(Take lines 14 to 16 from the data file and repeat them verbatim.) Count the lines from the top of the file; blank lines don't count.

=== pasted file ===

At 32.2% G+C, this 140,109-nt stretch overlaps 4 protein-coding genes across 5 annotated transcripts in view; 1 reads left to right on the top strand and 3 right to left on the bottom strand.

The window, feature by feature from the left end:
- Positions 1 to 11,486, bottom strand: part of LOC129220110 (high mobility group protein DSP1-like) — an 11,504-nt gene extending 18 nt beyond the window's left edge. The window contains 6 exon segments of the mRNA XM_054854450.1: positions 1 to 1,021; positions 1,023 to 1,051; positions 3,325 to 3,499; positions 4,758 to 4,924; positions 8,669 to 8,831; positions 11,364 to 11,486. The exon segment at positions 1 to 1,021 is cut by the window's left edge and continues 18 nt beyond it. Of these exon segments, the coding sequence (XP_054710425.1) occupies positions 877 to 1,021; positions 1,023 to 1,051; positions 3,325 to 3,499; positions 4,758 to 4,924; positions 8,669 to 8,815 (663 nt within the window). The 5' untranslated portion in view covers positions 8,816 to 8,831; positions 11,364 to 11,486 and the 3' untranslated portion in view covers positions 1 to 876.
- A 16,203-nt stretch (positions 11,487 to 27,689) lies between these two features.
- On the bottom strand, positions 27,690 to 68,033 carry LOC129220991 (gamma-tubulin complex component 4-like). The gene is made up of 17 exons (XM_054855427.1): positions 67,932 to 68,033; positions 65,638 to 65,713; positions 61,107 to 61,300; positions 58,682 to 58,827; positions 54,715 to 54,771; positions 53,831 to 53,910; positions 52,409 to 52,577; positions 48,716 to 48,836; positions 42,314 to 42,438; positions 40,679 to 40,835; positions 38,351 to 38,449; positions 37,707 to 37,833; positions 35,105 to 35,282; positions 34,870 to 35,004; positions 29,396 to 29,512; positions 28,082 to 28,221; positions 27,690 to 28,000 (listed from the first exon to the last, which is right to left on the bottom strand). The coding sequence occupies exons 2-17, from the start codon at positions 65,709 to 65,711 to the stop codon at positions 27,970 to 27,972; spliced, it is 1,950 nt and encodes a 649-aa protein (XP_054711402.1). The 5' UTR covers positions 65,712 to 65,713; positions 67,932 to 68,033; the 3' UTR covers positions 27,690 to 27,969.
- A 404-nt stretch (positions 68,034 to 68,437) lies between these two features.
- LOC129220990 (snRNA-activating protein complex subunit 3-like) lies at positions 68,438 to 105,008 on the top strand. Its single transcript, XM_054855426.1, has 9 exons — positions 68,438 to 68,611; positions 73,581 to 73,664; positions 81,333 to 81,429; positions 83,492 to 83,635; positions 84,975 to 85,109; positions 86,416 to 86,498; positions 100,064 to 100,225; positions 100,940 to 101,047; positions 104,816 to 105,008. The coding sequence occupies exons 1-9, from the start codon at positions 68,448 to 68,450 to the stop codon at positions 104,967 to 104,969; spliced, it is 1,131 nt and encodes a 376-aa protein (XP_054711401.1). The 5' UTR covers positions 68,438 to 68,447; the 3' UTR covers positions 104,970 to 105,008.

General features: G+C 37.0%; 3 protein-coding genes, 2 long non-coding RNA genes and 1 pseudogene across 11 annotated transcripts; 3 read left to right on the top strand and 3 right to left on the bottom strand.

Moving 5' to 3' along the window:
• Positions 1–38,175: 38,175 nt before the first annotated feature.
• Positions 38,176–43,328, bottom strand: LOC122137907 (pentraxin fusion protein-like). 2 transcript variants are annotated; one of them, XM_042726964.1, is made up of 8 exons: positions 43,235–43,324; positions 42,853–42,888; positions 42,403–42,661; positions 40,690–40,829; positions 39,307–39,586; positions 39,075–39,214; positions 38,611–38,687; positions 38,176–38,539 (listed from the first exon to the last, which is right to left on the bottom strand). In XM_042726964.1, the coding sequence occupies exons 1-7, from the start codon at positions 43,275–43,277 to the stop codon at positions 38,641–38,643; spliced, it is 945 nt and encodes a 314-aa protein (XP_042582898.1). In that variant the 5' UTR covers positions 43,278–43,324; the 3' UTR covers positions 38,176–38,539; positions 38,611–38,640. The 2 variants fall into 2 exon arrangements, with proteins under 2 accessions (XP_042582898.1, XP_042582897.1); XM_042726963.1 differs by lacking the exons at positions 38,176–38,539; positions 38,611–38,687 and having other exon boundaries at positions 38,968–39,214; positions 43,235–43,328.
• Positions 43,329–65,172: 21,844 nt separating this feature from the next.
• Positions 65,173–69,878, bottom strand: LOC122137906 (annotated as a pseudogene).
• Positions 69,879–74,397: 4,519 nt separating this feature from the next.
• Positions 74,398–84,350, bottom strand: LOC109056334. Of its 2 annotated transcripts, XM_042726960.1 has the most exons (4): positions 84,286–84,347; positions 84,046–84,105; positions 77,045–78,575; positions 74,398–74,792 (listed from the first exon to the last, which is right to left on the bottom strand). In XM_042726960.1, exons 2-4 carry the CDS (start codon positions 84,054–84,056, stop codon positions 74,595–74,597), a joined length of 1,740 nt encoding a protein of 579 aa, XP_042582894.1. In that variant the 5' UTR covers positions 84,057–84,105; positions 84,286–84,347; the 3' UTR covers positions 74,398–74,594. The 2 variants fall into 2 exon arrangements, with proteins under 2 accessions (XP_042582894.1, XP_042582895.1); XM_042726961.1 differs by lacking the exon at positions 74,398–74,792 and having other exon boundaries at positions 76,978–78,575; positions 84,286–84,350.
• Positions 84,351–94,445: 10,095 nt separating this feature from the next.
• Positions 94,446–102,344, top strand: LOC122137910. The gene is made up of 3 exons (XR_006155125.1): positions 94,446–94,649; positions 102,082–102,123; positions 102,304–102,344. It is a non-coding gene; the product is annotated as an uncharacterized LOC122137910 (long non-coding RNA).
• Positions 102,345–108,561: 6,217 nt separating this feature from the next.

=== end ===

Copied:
• Positions 69,879–74,397: 4,519 nt separating this feature from the next.
• Positions 74,398–84,350, bottom strand: LOC109056334. Of its 2 annotated transcripts, XM_042726960.1 has the most exons (4): positions 84,286–84,347; positions 84,046–84,105; positions 77,045–78,575; positions 74,398–74,792 (listed from the first exon to the last, which is right to left on the bottom strand). In XM_042726960.1, exons 2-4 carry the CDS (start codon positions 84,054–84,056, stop codon positions 74,595–74,597), a joined length of 1,740 nt encoding a protein of 579 aa, XP_042582894.1. In that variant the 5' UTR covers positions 84,057–84,105; positions 84,286–84,347; the 3' UTR covers positions 74,398–74,594. The 2 variants fall into 2 exon arrangements, with proteins under 2 accessions (XP_042582894.1, XP_042582895.1); XM_042726961.1 differs by lacking the exon at positions 74,398–74,792 and having other exon boundaries at positions 76,978–78,575; positions 84,286–84,350.
• Positions 84,351–94,445: 10,095 nt separating this feature from the next.